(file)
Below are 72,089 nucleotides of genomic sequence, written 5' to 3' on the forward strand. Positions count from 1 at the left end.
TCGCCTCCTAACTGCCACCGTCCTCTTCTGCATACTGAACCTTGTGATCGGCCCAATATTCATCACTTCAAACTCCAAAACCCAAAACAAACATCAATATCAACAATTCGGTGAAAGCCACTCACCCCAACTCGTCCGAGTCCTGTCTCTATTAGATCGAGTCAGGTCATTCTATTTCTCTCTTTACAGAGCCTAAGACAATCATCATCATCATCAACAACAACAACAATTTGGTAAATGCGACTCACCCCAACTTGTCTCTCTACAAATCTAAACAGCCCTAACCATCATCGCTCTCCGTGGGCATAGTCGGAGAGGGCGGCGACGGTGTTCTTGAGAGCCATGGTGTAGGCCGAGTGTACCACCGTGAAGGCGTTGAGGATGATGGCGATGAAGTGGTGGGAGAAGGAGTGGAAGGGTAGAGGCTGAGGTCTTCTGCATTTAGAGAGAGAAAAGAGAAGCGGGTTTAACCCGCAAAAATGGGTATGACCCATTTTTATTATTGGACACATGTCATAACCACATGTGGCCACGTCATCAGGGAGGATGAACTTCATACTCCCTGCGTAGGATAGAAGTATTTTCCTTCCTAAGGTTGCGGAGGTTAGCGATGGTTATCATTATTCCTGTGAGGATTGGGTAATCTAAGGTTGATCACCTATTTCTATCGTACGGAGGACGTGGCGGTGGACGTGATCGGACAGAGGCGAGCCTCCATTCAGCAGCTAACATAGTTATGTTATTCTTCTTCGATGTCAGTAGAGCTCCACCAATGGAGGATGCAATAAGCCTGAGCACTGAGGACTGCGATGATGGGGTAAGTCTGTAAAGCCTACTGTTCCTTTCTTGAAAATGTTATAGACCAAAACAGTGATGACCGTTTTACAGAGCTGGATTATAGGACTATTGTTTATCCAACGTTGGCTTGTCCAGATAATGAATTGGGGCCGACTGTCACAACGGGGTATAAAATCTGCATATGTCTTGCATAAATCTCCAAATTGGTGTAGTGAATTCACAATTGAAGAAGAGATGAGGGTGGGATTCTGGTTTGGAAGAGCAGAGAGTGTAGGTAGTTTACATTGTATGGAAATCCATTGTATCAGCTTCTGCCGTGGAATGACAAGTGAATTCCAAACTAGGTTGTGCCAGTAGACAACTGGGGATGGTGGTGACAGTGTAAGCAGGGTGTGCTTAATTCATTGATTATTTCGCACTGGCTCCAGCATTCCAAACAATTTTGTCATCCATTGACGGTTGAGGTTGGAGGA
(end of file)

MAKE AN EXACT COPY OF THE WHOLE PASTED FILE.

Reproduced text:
Below are 72,089 nucleotides of genomic sequence, written 5' to 3' on the forward strand. Positions count from 1 at the left end.
TCGCCTCCTAACTGCCACCGTCCTCTTCTGCATACTGAACCTTGTGATCGGCCCAATATTCATCACTTCAAACTCCAAAACCCAAAACAAACATCAATATCAACAATTCGGTGAAAGCCACTCACCCCAACTCGTCCGAGTCCTGTCTCTATTAGATCGAGTCAGGTCATTCTATTTCTCTCTTTACAGAGCCTAAGACAATCATCATCATCATCAACAACAACAACAATTTGGTAAATGCGACTCACCCCAACTTGTCTCTCTACAAATCTAAACAGCCCTAACCATCATCGCTCTCCGTGGGCATAGTCGGAGAGGGCGGCGACGGTGTTCTTGAGAGCCATGGTGTAGGCCGAGTGTACCACCGTGAAGGCGTTGAGGATGATGGCGATGAAGTGGTGGGAGAAGGAGTGGAAGGGTAGAGGCTGAGGTCTTCTGCATTTAGAGAGAGAAAAGAGAAGCGGGTTTAACCCGCAAAAATGGGTATGACCCATTTTTATTATTGGACACATGTCATAACCACATGTGGCCACGTCATCAGGGAGGATGAACTTCATACTCCCTGCGTAGGATAGAAGTATTTTCCTTCCTAAGGTTGCGGAGGTTAGCGATGGTTATCATTATTCCTGTGAGGATTGGGTAATCTAAGGTTGATCACCTATTTCTATCGTACGGAGGACGTGGCGGTGGACGTGATCGGACAGAGGCGAGCCTCCATTCAGCAGCTAACATAGTTATGTTATTCTTCTTCGATGTCAGTAGAGCTCCACCAATGGAGGATGCAATAAGCCTGAGCACTGAGGACTGCGATGATGGGGTAAGTCTGTAAAGCCTACTGTTCCTTTCTTGAAAATGTTATAGACCAAAACAGTGATGACCGTTTTACAGAGCTGGATTATAGGACTATTGTTTATCCAACGTTGGCTTGTCCAGATAATGAATTGGGGCCGACTGTCACAACGGGGTATAAAATCTGCATATGTCTTGCATAAATCTCCAAATTGGTGTAGTGAATTCACAATTGAAGAAGAGATGAGGGTGGGATTCTGGTTTGGAAGAGCAGAGAGTGTAGGTAGTTTACATTGTATGGAAATCCATTGTATCAGCTTCTGCCGTGGAATGACAAGTGAATTCCAAACTAGGTTGTGCCAGTAGACAACTGGGGATGGTGGTGACAGTGTAAGCAGGGTGTGCTTAATTCATTGATTATTTCGCACTGGCTCCAGCATTCCAAACAATTTTGTCATCCATTGACGGTTGAGGTTGGAGGA